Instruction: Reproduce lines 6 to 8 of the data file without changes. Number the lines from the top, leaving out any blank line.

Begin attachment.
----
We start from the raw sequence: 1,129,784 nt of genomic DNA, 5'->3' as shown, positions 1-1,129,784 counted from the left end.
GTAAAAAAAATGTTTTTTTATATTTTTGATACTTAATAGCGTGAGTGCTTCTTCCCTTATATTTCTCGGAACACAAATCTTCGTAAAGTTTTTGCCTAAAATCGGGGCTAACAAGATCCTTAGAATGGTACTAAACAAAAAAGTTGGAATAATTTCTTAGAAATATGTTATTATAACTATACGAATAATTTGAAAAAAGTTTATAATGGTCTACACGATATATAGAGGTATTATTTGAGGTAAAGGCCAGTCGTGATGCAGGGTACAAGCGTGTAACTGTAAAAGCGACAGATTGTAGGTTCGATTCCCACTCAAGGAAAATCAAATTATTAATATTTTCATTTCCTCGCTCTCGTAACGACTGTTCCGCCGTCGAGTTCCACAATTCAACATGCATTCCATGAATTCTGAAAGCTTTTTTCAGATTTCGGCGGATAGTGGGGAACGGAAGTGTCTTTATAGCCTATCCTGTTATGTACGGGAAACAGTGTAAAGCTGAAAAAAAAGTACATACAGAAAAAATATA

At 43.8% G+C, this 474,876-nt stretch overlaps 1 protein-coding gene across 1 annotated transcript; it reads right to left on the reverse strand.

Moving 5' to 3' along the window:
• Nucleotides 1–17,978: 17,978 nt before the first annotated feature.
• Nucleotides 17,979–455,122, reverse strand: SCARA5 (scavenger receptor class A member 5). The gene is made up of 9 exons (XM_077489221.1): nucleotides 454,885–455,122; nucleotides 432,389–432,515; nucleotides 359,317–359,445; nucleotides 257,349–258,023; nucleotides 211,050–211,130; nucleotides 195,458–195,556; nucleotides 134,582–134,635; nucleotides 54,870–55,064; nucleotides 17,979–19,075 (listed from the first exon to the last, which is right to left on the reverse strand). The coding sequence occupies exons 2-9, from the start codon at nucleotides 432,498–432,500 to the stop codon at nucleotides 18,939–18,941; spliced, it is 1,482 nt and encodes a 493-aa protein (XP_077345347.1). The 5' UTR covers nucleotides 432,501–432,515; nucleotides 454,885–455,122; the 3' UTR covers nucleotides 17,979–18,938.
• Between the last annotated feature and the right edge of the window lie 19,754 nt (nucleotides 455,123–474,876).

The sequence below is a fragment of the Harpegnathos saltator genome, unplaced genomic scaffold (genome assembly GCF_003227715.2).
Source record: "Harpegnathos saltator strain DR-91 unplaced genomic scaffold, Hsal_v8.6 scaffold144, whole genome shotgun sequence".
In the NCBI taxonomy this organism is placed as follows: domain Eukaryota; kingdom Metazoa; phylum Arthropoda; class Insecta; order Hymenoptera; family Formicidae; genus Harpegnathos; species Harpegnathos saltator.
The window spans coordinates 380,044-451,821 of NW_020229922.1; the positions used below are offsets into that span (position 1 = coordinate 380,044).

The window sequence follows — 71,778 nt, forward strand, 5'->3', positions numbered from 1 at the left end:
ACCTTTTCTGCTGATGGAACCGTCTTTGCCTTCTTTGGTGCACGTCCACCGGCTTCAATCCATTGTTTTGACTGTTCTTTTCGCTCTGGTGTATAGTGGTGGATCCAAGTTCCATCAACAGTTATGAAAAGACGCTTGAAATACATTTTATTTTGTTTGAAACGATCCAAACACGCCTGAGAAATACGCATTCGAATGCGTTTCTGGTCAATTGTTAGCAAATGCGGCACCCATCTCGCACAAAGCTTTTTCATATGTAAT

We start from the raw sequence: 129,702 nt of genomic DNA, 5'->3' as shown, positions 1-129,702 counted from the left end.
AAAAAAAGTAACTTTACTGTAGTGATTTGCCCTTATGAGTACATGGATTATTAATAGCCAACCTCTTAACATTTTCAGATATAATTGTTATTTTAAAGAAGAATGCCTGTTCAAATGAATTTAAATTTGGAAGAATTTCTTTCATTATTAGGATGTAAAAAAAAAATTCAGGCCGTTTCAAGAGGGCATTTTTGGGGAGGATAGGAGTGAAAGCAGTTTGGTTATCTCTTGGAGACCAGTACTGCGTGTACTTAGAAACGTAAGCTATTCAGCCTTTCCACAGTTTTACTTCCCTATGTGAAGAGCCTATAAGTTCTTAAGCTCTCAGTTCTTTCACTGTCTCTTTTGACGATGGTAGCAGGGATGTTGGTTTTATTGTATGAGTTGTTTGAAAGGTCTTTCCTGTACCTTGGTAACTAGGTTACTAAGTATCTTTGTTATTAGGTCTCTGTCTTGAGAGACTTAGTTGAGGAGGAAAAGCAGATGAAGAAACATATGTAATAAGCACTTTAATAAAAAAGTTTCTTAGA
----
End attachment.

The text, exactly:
• Nucleotides 17,979–455,122, reverse strand: SCARA5 (scavenger receptor class A member 5). The gene is made up of 9 exons (XM_077489221.1): nucleotides 454,885–455,122; nucleotides 432,389–432,515; nucleotides 359,317–359,445; nucleotides 257,349–258,023; nucleotides 211,050–211,130; nucleotides 195,458–195,556; nucleotides 134,582–134,635; nucleotides 54,870–55,064; nucleotides 17,979–19,075 (listed from the first exon to the last, which is right to left on the reverse strand). The coding sequence occupies exons 2-9, from the start codon at nucleotides 432,498–432,500 to the stop codon at nucleotides 18,939–18,941; spliced, it is 1,482 nt and encodes a 493-aa protein (XP_077345347.1). The 5' UTR covers nucleotides 432,501–432,515; nucleotides 454,885–455,122; the 3' UTR covers nucleotides 17,979–18,938.
• Between the last annotated feature and the right edge of the window lie 19,754 nt (nucleotides 455,123–474,876).

The sequence below is a fragment of the Harpegnathos saltator genome, unplaced genomic scaffold (genome assembly GCF_003227715.2).